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Day 31: BoA – “Only One” (2012)
Genre: Pop / Dance / RnB
Korea has a Britney. Her name is BoA, she dances better, sings better and hasn’t fucked up her life – at least not publicly. It’s gotten a bit quiet around BoA since her massive 2010 comeback, but I do think her 2012 EP Only One is worth a look. So that’s what I’m gonna do.
Only One starts on the title track, a mellow RnB number that meshes punctuated dance beats into a piano, acoustic guitar and strings backing. It’s in stark contrast to other dance songs of the time, building up a natural, authentic aura while still being clearly cut out for a dance routine. BoA’s vocals are clear and light and add to the song effectively, making it feel quite fresh.
If BoA is famous for one thing, it’s insanely catchy, powerful dance tracks. And this EP is no exception. The Shadow is laid back, oozing in style and feels a bit like a show-off. It’s an electrifying beat, charged with sensuality and force, made for her to dance to. A distorted guitar is tuning in and out of the background to add some texture – and that’s all the song needs.
The transition into 네모난 바퀴, a midtempo, orchestrated ballad, is a bit odd and the song is nothing to write home about, either, but I do like the arrangement – continuously building up, breaking down, reconstructing. The piano especially is used effectively and creatively rather than just mechanically working through chords.
Where the previous transition failed, the transition into Not Over U works really, really well. Not Over U essentially is a blend between Only One and The Shadow, featuring the instrumental aesthetics of the former and the explosive, punctuated nature of the latter. The chorus breaks down the entire arrangement, replacing it with a modern EDM breakdown – to great effect. It’s fun – and that’s all I’m looking for in BoA.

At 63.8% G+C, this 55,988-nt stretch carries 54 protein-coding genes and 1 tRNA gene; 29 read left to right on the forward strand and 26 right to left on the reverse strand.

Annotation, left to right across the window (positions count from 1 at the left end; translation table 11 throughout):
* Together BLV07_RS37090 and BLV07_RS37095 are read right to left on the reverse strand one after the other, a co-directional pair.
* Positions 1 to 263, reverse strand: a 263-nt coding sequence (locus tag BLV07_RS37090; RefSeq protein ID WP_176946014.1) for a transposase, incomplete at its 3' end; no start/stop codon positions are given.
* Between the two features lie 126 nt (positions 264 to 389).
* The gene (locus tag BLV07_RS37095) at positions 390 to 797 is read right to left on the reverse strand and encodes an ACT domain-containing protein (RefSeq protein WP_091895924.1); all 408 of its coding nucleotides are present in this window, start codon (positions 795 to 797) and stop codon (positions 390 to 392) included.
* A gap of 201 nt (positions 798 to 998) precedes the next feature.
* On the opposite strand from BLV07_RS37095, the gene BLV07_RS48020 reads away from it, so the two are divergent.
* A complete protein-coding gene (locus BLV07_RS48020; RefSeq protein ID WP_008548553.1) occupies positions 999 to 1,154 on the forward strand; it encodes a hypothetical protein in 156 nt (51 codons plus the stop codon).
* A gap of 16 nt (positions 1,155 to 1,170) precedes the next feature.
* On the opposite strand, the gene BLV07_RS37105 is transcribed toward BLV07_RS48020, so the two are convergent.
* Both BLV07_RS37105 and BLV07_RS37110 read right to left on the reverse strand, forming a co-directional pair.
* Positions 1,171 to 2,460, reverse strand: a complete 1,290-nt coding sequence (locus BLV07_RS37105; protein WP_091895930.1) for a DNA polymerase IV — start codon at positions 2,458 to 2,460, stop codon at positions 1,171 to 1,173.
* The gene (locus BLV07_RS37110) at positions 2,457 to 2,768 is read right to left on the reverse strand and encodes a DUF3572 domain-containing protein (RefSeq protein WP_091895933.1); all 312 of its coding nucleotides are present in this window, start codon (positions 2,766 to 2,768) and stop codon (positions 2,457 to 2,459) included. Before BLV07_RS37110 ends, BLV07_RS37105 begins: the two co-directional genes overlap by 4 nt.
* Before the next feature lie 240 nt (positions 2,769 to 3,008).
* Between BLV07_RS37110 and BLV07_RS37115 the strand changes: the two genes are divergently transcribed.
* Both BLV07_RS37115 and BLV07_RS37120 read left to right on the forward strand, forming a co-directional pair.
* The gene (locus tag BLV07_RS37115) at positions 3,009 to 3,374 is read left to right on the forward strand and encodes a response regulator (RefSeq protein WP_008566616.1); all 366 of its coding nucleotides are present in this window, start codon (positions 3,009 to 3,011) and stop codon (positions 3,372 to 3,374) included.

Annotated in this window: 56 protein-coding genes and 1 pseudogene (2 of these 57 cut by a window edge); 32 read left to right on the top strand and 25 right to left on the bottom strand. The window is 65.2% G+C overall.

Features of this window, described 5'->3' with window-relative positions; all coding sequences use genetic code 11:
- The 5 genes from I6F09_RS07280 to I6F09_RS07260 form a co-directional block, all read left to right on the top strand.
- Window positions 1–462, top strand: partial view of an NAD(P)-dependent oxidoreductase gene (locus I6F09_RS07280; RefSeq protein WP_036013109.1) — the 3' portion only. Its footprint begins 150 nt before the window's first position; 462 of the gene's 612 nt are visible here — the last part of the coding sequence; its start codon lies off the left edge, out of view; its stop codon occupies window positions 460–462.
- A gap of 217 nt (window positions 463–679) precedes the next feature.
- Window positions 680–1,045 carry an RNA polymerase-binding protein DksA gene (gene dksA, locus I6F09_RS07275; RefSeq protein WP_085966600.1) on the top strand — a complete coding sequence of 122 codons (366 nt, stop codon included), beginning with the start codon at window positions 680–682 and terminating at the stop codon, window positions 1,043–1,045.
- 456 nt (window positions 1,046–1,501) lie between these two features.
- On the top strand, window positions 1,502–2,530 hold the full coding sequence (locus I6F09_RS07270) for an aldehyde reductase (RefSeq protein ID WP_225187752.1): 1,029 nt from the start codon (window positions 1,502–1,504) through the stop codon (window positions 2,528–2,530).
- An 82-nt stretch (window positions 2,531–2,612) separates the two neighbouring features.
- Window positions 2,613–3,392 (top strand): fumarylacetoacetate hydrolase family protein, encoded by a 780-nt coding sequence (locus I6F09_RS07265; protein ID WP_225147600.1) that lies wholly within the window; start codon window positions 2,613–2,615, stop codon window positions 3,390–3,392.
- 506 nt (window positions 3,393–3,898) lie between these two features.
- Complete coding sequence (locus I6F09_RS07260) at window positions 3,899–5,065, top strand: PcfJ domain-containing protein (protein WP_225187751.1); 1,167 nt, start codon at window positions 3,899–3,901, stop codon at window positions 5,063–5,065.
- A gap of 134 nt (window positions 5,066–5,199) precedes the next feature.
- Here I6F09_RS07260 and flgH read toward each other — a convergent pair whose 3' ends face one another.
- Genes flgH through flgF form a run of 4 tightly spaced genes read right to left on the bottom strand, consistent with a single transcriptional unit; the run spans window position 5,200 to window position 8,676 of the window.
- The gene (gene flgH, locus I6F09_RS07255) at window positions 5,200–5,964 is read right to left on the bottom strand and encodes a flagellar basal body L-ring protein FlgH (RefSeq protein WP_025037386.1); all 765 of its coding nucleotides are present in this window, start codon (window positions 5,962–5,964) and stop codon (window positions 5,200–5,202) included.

In The Top, more fun it is! The song reminds me of the wave of mid-2000s European electropop before the genre invaded the US and world markets. There’s a dirty, gritty kind of self-satisfaction in it that just works for BoA. The chorus is a bit weak and repetitive, partly down to her vocals – but the attitude present makes up for it.
Mayday! Mayday! is the weakest, blandest type of ballad you can imagine. It lacks the playful, expressive nature of 네모난 바퀴 and, instead, is just replaceable and forgettable.
Oh my, what is happening here? The EP was such an enjoyable experience for the first 15 minutes and then two pieces of pure dreck come together! One Dream features two male guest singers I’m unfamiliar with, boygroup members as far as I know, and you can probably guess how tacky and bland the song is from that title.
Only One is a pretty good pop EP if you pretend the last two songs don’t exist. BoA is confident and trying out new arrangement choices effectively, creating easily forgotten pop songs that are quite fun while they last. She’s done better, but Only One wasn’t a waste of time.